Our purpose for the purchase was for word processing for my secretary, Elaine(who preferred to use an electric typewriter) and membership database management for the 2500 members of the organization.I did not force Elaine to adapt to the computer … heck, I was still handwriting everything.  Sure, I learned how to turn the computer on but don't recall actually operating it more than a handful of times.  In other words, the computer was not for me… the pen and paper was my “way of the future”.

I continued my onslaught of paper at the Adams County Farm Bureau and then on to the Kane County Farm Bureau. In 1999, I decided to bless the Cook County Farm Bureau by burying your Manager's office in Countryside in paper. At each employment stop, I found within the office others much more skilled at technology operation than I.  Every once in a while, I wonder how many reams of paper I've actually ripped through during my career.

And now the year 2013 is upon us. And life has changed everywhere around me.Sure, I've tried to fit in…

I have a smart phone in which I receive and can send e-mails.

I have Dragon recognition software in which I speak and the words flow on my laptop computer.

I can text… slowly.

I have a Bluetooth earpiece (but do not wear it in public because I'm not that important).

I have helped in the development of our website as well as our social media efforts.

I continue to push for online payment options for members statewide (even though I believe in cash and balance my checkbook religiously)

Yes, I have access to the tools and toys of today’s society … could a paperless society be at my fingertips?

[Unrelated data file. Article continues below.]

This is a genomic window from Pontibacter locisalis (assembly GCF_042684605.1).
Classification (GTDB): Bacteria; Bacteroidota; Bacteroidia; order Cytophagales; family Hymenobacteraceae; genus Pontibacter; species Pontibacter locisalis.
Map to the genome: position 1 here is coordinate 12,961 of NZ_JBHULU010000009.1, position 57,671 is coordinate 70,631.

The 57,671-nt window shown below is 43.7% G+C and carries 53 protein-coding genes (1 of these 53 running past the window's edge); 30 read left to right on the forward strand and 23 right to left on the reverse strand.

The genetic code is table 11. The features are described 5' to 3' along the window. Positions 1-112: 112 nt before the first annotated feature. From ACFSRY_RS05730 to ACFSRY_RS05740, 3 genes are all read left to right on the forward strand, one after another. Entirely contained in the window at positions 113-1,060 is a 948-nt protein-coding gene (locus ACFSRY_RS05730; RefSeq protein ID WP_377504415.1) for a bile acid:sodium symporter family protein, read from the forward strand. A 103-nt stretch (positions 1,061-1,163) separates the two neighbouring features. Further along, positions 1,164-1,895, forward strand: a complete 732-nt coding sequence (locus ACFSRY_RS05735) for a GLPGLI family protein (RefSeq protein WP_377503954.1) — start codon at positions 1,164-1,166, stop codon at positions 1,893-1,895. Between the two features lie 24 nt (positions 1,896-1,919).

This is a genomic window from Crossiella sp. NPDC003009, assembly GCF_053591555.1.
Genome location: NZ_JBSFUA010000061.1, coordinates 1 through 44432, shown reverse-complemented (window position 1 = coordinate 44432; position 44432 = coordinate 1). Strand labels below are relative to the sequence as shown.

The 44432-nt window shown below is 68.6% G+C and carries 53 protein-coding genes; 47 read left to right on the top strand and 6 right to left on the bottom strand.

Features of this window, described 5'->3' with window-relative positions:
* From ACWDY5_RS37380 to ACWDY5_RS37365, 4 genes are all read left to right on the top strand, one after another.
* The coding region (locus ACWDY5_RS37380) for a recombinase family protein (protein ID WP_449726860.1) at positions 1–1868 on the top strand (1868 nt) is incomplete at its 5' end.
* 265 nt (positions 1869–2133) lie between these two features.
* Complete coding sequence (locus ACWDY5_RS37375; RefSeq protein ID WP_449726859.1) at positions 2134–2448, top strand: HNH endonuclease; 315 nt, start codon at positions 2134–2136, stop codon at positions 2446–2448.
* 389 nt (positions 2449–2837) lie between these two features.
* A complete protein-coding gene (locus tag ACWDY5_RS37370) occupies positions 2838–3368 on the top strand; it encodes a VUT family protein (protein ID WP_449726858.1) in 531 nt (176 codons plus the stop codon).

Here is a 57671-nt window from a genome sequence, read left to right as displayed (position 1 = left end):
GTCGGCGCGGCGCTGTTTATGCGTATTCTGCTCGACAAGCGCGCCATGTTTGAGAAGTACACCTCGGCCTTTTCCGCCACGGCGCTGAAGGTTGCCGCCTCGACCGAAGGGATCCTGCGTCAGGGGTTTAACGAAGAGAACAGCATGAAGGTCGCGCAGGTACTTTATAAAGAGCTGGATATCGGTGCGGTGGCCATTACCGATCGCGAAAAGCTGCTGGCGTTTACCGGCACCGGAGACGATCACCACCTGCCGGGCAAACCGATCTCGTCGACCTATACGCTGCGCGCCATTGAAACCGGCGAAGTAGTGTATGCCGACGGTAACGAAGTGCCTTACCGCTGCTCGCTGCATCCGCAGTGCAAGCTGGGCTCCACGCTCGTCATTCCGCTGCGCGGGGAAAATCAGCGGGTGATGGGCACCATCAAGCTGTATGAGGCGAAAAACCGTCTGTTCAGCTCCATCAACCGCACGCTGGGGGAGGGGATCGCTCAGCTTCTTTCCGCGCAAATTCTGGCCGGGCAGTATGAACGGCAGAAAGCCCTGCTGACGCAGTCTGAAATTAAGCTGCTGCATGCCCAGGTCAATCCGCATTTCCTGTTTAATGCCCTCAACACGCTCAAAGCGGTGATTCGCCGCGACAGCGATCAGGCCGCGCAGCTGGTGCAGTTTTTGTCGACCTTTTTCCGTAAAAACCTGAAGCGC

Nope…not even close!

Despite my attempts to pretend to be part of today's technological class, my desk remains filled with paper.  Sure, the “look” of the piles of paper has changed a bit. There is less of the flowing hand written cursive on random pieces of paper. There are fewer yellow memos sheets torn from writing pads filled with my“characters” generated by pencil. More the material is been printed from the computer.However, the “content” remains much the same.  “Piles and files” of paper are strategically placed within eyesight of everywhere. I still feel the need to touch, edit, and store physically the work. Editing remains difficult for my mind without a piece of paper and a writing stick. And it is very easy to push “print” to generate more!

So members of the Cook County Farm Bureau…please be go easy on me as I gently resist today's stressful technology wonders knowing full well that fighting the surge is like trying to stop a tsunami with a piece of plywood. I begrudgingly suppose that the Internet will catch on (eventually)… Cell phones are not the next beta video recorder (my bag brick phone was)… and a handheld map will be a museum piece (yes, maps used to be in paper form and not on one's phone).

The Komodo dragon is supposed to be a descendent of the dinosaurs and they look pretty darn healthy. Perhaps “this” technology dinosaur can hold onto paper and pencil for a few more years…


P.S. Despite being such a technology challenged individual, I am proud of the organization's new website, Facebook, twitter and other social media outlets. I encourage all members to check out www.cookcfb.org to access a new level of connection with your organization. (Even I can use it!)